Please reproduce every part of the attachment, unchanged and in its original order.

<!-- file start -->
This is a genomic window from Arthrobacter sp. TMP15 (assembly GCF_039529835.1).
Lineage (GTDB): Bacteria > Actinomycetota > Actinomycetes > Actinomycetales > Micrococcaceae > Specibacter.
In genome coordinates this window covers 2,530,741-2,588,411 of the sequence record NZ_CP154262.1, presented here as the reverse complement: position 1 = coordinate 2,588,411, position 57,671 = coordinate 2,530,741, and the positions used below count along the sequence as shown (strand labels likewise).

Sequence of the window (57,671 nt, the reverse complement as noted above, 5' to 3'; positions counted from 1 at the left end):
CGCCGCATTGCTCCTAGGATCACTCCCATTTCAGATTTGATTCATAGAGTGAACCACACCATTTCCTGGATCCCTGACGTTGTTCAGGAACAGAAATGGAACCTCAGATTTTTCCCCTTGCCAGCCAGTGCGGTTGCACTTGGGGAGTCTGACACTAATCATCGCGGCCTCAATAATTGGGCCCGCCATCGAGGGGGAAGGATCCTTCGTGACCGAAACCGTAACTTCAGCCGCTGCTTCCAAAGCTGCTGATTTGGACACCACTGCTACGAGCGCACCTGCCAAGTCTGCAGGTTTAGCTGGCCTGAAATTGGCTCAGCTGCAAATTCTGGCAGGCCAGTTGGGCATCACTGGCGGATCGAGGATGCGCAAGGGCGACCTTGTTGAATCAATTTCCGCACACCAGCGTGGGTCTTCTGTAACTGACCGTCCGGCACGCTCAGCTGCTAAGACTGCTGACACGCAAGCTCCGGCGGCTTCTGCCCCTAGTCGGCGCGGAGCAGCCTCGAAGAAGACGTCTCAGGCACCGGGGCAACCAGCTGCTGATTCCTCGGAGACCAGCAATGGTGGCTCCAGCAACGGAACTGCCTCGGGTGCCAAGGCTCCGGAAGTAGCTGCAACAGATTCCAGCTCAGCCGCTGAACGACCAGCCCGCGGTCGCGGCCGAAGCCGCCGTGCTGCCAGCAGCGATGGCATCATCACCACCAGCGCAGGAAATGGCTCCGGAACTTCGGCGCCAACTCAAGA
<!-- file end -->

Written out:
This is a genomic window from Arthrobacter sp. TMP15 (assembly GCF_039529835.1).
Lineage (GTDB): Bacteria > Actinomycetota > Actinomycetes > Actinomycetales > Micrococcaceae > Specibacter.
In genome coordinates this window covers 2,530,741-2,588,411 of the sequence record NZ_CP154262.1, presented here as the reverse complement: position 1 = coordinate 2,588,411, position 57,671 = coordinate 2,530,741, and the positions used below count along the sequence as shown (strand labels likewise).

Sequence of the window (57,671 nt, the reverse complement as noted above, 5' to 3'; positions counted from 1 at the left end):
CGCCGCATTGCTCCTAGGATCACTCCCATTTCAGATTTGATTCATAGAGTGAACCACACCATTTCCTGGATCCCTGACGTTGTTCAGGAACAGAAATGGAACCTCAGATTTTTCCCCTTGCCAGCCAGTGCGGTTGCACTTGGGGAGTCTGACACTAATCATCGCGGCCTCAATAATTGGGCCCGCCATCGAGGGGGAAGGATCCTTCGTGACCGAAACCGTAACTTCAGCCGCTGCTTCCAAAGCTGCTGATTTGGACACCACTGCTACGAGCGCACCTGCCAAGTCTGCAGGTTTAGCTGGCCTGAAATTGGCTCAGCTGCAAATTCTGGCAGGCCAGTTGGGCATCACTGGCGGATCGAGGATGCGCAAGGGCGACCTTGTTGAATCAATTTCCGCACACCAGCGTGGGTCTTCTGTAACTGACCGTCCGGCACGCTCAGCTGCTAAGACTGCTGACACGCAAGCTCCGGCGGCTTCTGCCCCTAGTCGGCGCGGAGCAGCCTCGAAGAAGACGTCTCAGGCACCGGGGCAACCAGCTGCTGATTCCTCGGAGACCAGCAATGGTGGCTCCAGCAACGGAACTGCCTCGGGTGCCAAGGCTCCGGAAGTAGCTGCAACAGATTCCAGCTCAGCCGCTGAACGACCAGCCCGCGGTCGCGGCCGAAGCCGCCGTGCTGCCAGCAGCGATGGCATCATCACCACCAGCGCAGGAAATGGCTCCGGAACTTCGGCGCCAACTCAAGA